March 30, 2011

Gender Politics in Craft Beer Marketing

So a recent freelance gig I've had, along with last week's look at the Upright Four Play label, reminded me of one of the ongoing debates we encounter in craft beer, which is whether everything is aimed too overwhelmingly at young men. Craft brewing remains a pretty overwhelmingly male field, but the market has grown so dramatically in part because of its appeal to both sexes.

One of the freelance stories I did focused on "manly labels," that is, labels designed to appeal specifically to that testosterone-fueled young man usually associated with what used to be craft beer's main market. Of course, the assignment (like any such assignment) is a little contrived, and so therefore can be seen as silly, but I have to say that I think most people would be surprised how hard it was to find decent, clearly masculine design in craft beer.

As someone weirdly obsessed with the design of this industry, I can say that it has definitely moved since I first started paying attention to it. Yes, of course there are still your standard hop bombs and rockets and devils, but generally the art associated with even the hoppiest beers has gotten far less aggressive. One area where there is still an imbalance, of course, is in the scantily-clad-woman-on-the-label, but even there the trend is more toward artistry and less toward sheer sexist ogling.

For example, the Avery Dugana:
The Dugana girl is pretty hot and close to nude, but the whole work - down to the latest redesign - is less about titillation than about an aura of lushness that the image fits well. Now, there remain an odd profusion of naked devil chicks on labels, and as far as I know there is no label showing a scantily-clad hunk of man, so I'm not claiming equality in the industry. I think what I am noticing is that, despite market growth, poor marketing and design are less and less surmountable sins in the craft beer industry. The continuous movement away from chauvinism may be less about social conscience and simply more a function of the market, with 1600 or so craft breweries, no longer letting weaksauce fly, even from an advertising perspective.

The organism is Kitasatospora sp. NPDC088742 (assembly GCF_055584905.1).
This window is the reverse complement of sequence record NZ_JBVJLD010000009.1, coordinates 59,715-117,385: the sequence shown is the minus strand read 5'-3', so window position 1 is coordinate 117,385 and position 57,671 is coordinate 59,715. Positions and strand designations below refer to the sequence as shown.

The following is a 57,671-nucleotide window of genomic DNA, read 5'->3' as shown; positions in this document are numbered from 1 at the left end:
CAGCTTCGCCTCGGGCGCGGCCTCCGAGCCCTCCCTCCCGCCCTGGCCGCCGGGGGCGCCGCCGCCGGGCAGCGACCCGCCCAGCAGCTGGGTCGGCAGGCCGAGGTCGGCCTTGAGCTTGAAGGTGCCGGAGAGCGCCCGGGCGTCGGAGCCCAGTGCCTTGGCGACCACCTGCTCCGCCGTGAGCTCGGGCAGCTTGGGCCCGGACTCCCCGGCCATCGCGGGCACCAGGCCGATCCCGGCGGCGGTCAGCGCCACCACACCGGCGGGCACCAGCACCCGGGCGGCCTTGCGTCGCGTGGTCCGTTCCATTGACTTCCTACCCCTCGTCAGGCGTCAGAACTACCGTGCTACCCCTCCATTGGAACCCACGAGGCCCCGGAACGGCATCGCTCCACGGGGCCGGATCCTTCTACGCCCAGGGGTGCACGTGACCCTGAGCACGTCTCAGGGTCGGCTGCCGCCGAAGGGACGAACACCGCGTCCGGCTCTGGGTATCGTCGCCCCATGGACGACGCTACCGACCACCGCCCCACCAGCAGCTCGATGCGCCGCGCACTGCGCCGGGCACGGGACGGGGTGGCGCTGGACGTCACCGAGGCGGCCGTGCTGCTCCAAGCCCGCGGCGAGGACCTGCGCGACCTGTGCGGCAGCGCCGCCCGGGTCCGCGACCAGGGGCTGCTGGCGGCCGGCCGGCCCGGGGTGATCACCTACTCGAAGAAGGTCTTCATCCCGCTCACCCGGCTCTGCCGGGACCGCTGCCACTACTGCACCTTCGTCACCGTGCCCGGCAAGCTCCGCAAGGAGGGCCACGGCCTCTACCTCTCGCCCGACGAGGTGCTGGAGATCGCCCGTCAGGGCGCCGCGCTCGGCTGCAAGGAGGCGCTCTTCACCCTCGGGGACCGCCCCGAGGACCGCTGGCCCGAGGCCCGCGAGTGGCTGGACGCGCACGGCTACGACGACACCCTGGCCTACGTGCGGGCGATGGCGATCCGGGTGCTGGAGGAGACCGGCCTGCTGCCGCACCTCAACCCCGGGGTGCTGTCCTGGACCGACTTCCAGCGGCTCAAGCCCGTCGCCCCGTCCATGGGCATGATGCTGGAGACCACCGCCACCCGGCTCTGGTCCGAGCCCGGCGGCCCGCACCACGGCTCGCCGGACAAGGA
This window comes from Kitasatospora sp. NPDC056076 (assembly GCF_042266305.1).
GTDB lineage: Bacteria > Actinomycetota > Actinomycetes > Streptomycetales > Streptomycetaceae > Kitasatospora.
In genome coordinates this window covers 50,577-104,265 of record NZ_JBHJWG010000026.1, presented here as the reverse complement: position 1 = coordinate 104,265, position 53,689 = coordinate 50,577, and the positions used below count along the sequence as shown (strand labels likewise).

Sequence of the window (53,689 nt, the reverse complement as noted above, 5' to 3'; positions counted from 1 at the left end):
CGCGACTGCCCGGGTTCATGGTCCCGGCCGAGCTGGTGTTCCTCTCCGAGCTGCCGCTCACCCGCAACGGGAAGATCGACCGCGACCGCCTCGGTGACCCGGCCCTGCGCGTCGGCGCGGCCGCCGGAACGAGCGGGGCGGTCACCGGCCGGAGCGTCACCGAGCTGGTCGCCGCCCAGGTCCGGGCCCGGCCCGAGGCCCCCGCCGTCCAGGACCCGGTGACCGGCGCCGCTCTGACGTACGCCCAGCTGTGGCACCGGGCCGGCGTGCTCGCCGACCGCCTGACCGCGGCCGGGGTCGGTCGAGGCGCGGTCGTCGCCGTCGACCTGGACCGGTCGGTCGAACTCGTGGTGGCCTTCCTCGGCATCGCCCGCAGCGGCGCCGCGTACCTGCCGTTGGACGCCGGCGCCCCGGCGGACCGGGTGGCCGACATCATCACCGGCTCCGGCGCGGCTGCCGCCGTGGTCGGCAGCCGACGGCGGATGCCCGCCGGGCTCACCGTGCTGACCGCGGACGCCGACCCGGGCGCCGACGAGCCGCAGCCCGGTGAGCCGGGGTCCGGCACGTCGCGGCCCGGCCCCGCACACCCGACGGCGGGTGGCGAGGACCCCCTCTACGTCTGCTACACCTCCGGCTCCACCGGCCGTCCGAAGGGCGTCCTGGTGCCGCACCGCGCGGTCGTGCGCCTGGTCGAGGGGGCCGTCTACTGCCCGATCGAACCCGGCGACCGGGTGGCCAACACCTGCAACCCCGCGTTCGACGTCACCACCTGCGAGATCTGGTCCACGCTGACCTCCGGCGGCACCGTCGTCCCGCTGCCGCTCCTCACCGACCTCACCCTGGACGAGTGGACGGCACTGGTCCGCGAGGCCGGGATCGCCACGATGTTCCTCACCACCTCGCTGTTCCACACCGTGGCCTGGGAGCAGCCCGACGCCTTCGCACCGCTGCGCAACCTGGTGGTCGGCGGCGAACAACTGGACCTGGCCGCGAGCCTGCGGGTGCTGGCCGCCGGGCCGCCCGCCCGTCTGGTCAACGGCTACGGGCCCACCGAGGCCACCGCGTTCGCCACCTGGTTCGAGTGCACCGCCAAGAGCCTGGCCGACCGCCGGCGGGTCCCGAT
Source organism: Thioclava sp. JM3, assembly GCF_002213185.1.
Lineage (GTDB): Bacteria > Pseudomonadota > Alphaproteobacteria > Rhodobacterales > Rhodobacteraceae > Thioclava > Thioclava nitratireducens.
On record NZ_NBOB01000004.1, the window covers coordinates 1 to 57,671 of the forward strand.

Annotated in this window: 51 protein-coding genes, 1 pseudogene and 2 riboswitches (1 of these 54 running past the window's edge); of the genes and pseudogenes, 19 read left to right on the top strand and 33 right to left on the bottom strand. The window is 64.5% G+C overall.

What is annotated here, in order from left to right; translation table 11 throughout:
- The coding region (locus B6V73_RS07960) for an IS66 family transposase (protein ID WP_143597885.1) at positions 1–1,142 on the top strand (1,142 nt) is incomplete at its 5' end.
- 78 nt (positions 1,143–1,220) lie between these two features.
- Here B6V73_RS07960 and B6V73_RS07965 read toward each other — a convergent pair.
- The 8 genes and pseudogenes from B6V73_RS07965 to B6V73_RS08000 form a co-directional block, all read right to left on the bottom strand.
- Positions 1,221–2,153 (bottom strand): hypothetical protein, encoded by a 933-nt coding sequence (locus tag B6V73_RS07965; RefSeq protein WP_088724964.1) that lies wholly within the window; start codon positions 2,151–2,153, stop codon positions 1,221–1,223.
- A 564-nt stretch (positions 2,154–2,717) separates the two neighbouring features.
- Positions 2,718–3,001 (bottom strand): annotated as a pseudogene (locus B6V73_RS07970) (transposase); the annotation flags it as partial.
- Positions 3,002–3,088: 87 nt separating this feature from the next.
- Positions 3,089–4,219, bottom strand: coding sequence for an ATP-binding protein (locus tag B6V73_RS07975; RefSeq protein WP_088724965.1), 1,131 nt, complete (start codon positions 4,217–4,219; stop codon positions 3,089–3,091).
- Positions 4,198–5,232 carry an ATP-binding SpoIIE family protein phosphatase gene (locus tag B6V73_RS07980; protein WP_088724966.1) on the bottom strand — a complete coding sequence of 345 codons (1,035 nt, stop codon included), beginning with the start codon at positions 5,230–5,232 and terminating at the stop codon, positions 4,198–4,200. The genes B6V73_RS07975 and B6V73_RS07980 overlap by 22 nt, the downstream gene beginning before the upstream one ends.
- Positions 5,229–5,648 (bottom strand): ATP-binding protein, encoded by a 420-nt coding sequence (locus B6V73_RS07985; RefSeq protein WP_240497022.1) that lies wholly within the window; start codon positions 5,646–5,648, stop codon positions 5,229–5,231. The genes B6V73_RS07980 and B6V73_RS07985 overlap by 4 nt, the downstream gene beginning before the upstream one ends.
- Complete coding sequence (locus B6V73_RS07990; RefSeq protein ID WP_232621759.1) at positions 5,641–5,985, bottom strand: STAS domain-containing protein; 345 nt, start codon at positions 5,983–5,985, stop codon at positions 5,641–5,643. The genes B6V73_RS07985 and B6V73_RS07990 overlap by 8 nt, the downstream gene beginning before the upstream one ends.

The movement of more women into brewing is fueling some art of its own. Jay Brooks linked this great image from Santa Cruz Mountain Brewing:
The Rosie the Riveter theme has been often done in such things, but this is a better-than-average adaptation.

Gender-sensitive marketing can be abused, and done badly, of course. Take, for example, the new offerings by Mexican brewer Minerva, aimed at gay beer drinkers.
both courtesy
Okay, well, first, the design is not that great. It's somewhere between unsubtle and tacky (get it? PURPLE and RAINBOWS!). But, from a larger perspective... what? So the beer is for gay people? Do all gay people like the same flavors? If so, how does this cater to those tastes, other than with colors associated with pride social movements? From the press release:

...Another unique attribute featured in the packaging is that the label on the beer bottles peel off and are meant to be worn as a symbol of gay-lesbian pride. These first “queer beers” are set to debut in Japan, Mexico and Colombia... This unique product deployment by Minerva breweries is their involvement in supporting the gay communities worldwide and hopes to make Minerva beers a choice for not just for same-sex couples, but for everyone.